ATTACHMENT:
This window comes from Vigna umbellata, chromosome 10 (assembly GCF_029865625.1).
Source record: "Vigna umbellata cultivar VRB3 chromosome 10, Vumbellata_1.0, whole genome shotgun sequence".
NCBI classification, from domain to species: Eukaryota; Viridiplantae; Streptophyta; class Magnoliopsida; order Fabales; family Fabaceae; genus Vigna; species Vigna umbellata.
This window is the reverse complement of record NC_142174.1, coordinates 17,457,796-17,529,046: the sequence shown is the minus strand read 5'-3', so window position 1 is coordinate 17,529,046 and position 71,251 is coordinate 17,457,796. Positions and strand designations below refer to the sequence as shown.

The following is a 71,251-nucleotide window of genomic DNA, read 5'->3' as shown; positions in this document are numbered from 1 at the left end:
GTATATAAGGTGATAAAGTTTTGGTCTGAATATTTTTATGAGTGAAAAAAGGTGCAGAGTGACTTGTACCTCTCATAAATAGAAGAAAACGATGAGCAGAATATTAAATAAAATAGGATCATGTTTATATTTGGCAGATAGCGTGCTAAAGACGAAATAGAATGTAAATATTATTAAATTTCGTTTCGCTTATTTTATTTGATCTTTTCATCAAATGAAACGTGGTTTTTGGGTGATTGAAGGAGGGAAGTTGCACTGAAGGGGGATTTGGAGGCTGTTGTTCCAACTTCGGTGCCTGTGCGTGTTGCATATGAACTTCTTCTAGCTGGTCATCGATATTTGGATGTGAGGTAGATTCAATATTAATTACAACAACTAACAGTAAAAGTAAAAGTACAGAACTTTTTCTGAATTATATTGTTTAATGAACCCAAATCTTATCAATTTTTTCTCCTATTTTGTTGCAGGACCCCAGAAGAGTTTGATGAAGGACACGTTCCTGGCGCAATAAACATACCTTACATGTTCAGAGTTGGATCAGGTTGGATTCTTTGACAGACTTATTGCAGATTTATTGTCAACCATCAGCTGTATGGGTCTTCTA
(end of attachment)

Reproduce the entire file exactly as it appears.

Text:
This window comes from Vigna umbellata, chromosome 10 (assembly GCF_029865625.1).
Source record: "Vigna umbellata cultivar VRB3 chromosome 10, Vumbellata_1.0, whole genome shotgun sequence".
NCBI classification, from domain to species: Eukaryota; Viridiplantae; Streptophyta; class Magnoliopsida; order Fabales; family Fabaceae; genus Vigna; species Vigna umbellata.
This window is the reverse complement of record NC_142174.1, coordinates 17,457,796-17,529,046: the sequence shown is the minus strand read 5'-3', so window position 1 is coordinate 17,529,046 and position 71,251 is coordinate 17,457,796. Positions and strand designations below refer to the sequence as shown.

The following is a 71,251-nucleotide window of genomic DNA, read 5'->3' as shown; positions in this document are numbered from 1 at the left end:
GTATATAAGGTGATAAAGTTTTGGTCTGAATATTTTTATGAGTGAAAAAAGGTGCAGAGTGACTTGTACCTCTCATAAATAGAAGAAAACGATGAGCAGAATATTAAATAAAATAGGATCATGTTTATATTTGGCAGATAGCGTGCTAAAGACGAAATAGAATGTAAATATTATTAAATTTCGTTTCGCTTATTTTATTTGATCTTTTCATCAAATGAAACGTGGTTTTTGGGTGATTGAAGGAGGGAAGTTGCACTGAAGGGGGATTTGGAGGCTGTTGTTCCAACTTCGGTGCCTGTGCGTGTTGCATATGAACTTCTTCTAGCTGGTCATCGATATTTGGATGTGAGGTAGATTCAATATTAATTACAACAACTAACAGTAAAAGTAAAAGTACAGAACTTTTTCTGAATTATATTGTTTAATGAACCCAAATCTTATCAATTTTTTCTCCTATTTTGTTGCAGGACCCCAGAAGAGTTTGATGAAGGACACGTTCCTGGCGCAATAAACATACCTTACATGTTCAGAGTTGGATCAGGTTGGATTCTTTGACAGACTTATTGCAGATTTATTGTCAACCATCAGCTGTATGGGTCTTCTA